The crisis in scientific communication

Margaret DeLacy's picture


The Scholarly Kitchen blog has posted a column by Roger C. Schonfeld entitled "Is Scientific Communication Fit for Purpose?"

Below are an excerpt and link:

One category of problems is scientific misconduct and fraud, which, it is important to note, is perpetuated by scientists themselves. This category includes scientists who use fraudulent data, inappropriately manipulate images, and otherwise fake experimental results. Publishers have been investing increasingly to block bad contributions at the point of submission through editorial review and more is almost certainly needed, likely a combination of automated and human review. Another form of misconduct is the failure to disclose conflicts of interest, which, notwithstanding efforts by publishers to strengthen disclosure guidelines, have continued to be disclosed “too little too late,”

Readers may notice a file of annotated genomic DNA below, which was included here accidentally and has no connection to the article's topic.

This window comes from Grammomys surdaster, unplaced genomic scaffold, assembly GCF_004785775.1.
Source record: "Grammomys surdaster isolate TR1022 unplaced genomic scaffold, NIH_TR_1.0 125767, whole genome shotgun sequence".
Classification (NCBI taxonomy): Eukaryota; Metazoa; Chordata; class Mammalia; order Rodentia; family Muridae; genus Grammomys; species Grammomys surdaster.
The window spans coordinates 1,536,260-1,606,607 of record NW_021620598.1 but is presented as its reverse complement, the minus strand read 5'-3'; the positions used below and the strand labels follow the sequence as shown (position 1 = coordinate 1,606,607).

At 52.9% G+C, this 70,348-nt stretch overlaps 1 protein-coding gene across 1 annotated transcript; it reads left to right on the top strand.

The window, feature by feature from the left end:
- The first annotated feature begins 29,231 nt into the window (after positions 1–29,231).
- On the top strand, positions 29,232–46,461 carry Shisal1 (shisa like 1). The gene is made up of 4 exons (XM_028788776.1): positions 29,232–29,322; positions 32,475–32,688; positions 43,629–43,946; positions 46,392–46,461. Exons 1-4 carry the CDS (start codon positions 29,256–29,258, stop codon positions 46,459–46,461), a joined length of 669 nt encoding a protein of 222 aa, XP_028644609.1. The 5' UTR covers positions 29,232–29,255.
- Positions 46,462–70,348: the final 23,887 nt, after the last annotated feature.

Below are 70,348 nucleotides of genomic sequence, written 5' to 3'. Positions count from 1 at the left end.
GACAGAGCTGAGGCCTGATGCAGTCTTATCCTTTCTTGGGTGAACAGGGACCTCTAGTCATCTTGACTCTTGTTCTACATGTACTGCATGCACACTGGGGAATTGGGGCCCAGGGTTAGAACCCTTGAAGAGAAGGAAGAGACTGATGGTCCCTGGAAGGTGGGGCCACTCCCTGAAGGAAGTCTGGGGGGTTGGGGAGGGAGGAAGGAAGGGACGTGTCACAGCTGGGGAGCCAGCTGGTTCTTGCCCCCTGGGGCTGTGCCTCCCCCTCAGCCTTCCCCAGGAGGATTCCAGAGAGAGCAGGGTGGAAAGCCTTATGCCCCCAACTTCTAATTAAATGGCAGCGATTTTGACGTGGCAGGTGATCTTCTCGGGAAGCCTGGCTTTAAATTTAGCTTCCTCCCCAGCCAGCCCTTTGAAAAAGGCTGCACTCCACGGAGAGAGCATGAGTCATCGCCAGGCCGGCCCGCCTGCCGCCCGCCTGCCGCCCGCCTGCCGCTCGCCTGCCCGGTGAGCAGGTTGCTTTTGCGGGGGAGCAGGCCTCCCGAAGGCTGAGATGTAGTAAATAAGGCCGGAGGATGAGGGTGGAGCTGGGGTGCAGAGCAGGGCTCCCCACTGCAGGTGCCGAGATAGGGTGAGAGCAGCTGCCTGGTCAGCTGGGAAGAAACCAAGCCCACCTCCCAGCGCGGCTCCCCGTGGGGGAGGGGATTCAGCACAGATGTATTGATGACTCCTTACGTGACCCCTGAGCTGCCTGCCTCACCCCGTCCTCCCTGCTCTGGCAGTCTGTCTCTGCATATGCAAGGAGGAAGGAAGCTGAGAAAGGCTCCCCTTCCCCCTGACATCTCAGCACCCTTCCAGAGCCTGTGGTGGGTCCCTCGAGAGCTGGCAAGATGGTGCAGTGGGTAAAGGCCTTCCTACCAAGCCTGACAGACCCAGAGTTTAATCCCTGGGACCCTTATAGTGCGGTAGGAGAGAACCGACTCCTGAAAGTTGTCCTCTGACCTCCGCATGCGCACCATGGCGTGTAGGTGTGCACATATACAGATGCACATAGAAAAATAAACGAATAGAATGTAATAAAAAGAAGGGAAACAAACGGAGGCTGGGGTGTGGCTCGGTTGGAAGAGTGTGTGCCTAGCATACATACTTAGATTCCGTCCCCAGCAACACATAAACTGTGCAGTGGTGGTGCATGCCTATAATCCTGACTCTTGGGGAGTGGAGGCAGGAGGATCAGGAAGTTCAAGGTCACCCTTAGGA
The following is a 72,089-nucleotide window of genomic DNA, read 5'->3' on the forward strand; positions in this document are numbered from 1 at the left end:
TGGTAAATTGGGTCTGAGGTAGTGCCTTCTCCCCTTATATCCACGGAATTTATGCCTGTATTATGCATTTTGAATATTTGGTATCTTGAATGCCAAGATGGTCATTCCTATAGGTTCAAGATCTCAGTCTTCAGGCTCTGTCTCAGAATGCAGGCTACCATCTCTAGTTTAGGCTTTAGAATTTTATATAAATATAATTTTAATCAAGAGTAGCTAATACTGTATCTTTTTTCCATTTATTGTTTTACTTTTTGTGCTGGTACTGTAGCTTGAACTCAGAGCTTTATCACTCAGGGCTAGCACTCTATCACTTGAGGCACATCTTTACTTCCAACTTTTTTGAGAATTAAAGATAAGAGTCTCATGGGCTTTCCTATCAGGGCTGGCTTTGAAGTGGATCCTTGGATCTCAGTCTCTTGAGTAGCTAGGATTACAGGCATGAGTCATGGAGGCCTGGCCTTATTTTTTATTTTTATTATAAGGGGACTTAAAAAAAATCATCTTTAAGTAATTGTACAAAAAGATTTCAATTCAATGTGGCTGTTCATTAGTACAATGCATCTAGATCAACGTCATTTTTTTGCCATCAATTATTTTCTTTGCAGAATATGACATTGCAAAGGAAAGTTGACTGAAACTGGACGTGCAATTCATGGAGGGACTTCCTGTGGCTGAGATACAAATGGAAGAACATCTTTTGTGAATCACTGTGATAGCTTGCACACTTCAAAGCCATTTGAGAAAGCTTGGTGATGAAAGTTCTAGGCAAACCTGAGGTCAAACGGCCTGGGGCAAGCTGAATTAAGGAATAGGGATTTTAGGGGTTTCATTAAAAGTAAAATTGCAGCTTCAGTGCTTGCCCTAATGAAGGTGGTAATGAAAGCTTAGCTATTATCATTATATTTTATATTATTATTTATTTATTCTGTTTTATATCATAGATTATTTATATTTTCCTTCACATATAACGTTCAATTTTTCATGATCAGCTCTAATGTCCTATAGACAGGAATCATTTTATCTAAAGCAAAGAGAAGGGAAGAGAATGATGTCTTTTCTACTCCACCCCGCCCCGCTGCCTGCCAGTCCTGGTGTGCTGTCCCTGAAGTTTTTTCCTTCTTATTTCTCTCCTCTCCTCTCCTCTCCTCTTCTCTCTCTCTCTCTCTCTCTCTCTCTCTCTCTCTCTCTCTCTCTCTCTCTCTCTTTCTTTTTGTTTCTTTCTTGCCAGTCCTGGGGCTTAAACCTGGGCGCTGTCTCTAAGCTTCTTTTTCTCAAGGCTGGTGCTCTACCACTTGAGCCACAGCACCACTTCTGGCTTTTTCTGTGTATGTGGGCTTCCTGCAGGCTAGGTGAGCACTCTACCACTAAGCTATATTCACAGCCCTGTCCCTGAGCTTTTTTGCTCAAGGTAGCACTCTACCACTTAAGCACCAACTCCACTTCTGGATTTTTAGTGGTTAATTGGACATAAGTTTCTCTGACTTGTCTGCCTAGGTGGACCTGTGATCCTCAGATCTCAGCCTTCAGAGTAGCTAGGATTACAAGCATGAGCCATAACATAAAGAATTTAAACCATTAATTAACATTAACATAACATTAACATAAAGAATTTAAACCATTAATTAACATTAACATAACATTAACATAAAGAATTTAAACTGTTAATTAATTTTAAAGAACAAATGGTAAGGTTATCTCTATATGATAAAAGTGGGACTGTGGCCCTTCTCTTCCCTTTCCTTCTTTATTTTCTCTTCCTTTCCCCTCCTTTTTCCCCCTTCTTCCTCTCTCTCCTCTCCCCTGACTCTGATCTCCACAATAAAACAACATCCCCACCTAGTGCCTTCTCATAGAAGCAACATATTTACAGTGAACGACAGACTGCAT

Beyond individual misconduct, there are also organized and systematic challenges. We are seeing “organized fraud” and “industrialized cheating” to manipulate the scientific record to advance self-interests. These choreographed efforts include citation malpractice, paper mills, peer review rings, and guest editor frauds. And, even if it does not rise to the level of misconduct, we have seen the use of methods and practices that make substantial portions of at least some fields impossible to reproduce and therefore of dubious validityWhether individual, organized, or systematic, all these are threats to scientific integrity. 

Overall, it is clear that science is failing to police itself."